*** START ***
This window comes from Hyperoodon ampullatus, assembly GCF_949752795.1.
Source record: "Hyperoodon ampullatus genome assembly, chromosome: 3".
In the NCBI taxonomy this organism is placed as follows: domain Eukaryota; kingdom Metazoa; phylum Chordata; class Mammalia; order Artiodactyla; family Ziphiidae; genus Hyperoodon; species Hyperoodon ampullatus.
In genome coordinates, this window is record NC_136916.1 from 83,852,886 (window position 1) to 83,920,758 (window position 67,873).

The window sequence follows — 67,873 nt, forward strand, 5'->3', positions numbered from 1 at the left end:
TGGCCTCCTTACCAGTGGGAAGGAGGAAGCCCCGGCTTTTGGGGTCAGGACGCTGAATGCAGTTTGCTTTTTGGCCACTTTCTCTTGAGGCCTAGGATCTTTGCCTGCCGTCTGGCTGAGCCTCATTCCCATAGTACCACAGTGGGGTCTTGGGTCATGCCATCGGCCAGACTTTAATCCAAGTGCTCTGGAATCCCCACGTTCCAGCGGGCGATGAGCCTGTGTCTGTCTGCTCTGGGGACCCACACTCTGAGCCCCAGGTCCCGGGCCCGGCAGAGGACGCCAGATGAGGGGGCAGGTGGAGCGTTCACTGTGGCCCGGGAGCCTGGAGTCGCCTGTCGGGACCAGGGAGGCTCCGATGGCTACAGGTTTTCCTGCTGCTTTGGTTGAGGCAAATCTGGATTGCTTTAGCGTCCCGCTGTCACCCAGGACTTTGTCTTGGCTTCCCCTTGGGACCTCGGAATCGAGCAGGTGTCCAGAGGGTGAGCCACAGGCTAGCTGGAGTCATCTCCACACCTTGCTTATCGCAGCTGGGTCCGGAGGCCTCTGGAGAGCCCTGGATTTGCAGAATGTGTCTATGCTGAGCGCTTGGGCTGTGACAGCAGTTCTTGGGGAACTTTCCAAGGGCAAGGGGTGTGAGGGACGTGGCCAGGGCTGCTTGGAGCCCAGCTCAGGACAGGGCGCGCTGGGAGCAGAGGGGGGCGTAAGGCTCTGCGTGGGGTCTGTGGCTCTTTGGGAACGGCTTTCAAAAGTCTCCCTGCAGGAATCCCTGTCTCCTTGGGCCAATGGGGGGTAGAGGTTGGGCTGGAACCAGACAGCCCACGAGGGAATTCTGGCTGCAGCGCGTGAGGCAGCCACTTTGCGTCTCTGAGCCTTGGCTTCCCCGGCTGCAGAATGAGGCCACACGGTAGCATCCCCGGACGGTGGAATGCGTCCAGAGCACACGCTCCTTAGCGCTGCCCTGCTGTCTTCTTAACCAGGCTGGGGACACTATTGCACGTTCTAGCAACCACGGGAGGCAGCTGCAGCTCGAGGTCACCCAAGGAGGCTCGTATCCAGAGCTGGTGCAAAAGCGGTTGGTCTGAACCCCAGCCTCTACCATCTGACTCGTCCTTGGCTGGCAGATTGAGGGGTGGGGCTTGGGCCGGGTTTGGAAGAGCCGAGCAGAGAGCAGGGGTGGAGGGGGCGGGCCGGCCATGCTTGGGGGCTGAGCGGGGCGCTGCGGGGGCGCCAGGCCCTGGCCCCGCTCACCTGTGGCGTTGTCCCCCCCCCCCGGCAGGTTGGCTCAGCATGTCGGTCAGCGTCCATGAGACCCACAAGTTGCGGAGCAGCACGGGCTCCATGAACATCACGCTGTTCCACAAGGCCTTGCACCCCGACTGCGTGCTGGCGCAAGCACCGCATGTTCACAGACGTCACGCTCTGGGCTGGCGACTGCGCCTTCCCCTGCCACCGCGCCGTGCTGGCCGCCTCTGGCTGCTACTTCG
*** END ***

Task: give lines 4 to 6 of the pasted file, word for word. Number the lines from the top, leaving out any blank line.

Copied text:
In genome coordinates, this window is record NC_136916.1 from 83,852,886 (window position 1) to 83,920,758 (window position 67,873).

The window sequence follows — 67,873 nt, forward strand, 5'->3', positions numbered from 1 at the left end:
TGGCCTCCTTACCAGTGGGAAGGAGGAAGCCCCGGCTTTTGGGGTCAGGACGCTGAATGCAGTTTGCTTTTTGGCCACTTTCTCTTGAGGCCTAGGATCTTTGCCTGCCGTCTGGCTGAGCCTCATTCCCATAGTACCACAGTGGGGTCTTGGGTCATGCCATCGGCCAGACTTTAATCCAAGTGCTCTGGAATCCCCACGTTCCAGCGGGCGATGAGCCTGTGTCTGTCTGCTCTGGGGACCCACACTCTGAGCCCCAGGTCCCGGGCCCGGCAGAGGACGCCAGATGAGGGGGCAGGTGGAGCGTTCACTGTGGCCCGGGAGCCTGGAGTCGCCTGTCGGGACCAGGGAGGCTCCGATGGCTACAGGTTTTCCTGCTGCTTTGGTTGAGGCAAATCTGGATTGCTTTAGCGTCCCGCTGTCACCCAGGACTTTGTCTTGGCTTCCCCTTGGGACCTCGGAATCGAGCAGGTGTCCAGAGGGTGAGCCACAGGCTAGCTGGAGTCATCTCCACACCTTGCTTATCGCAGCTGGGTCCGGAGGCCTCTGGAGAGCCCTGGATTTGCAGAATGTGTCTATGCTGAGCGCTTGGGCTGTGACAGCAGTTCTTGGGGAACTTTCCAAGGGCAAGGGGTGTGAGGGACGTGGCCAGGGCTGCTTGGAGCCCAGCTCAGGACAGGGCGCGCTGGGAGCAGAGGGGGGCGTAAGGCTCTGCGTGGGGTCTGTGGCTCTTTGGGAACGGCTTTCAAAAGTCTCCCTGCAGGAATCCCTGTCTCCTTGGGCCAATGGGGGGTAGAGGTTGGGCTGGAACCAGACAGCCCACGAGGGAATTCTGGCTGCAGCGCGTGAGGCAGCCACTTTGCGTCTCTGAGCCTTGGCTTCCCCGGCTGCAGAATGAGGCCACACGGTAGCATCCCCGGACGGTGGAATGCGTCCAGAGCACACGCTCCTTAGCGCTGCCCTGCTGTCTTCTTAACCAGGCTGGGGACACTATTGCACGTTCTAGCAACCACGGGAGGCAGCTGCAGCTCGAGGTCACCCAAGGAGGCTCGTATCCAGAGCTGGTGCAAAAGCGGTTGGTCTGAACCCCAGCCTCTACCATCTGACTCGTCCTTGGCTGGCAGATTGAGGGGTGGGGCTTGGGCCGGGTTTGGAAGAGCCGAGCAGAGAGCAGGGGTGGAGGGGGCGGGCCGGCCATGCTTGGGGGCTGAGCGGGGCGCTGCGGGGGCGCCAGGCCCTGGCCCCGCTCACCTGTGGCGTTGTCCCCCCCCCCCGGCAGGTTGGCTCAGCATGTCGGTCAGCGTCCATGAGACCCACAAGTTGCGGAGCAGCACGGGCTCCATGAACATCACGCTGTTCCACAAGGCCTTGCACCCCGACTGCGTGCTGGCGCAAGCACCGCATGTTCACAGACGTCACGCTCTGGGCTGGCGACTGCGCCTTCCCCTGCCACCGCGCCGTGCTGGCCGCCTCTGGCTGCTACTTCG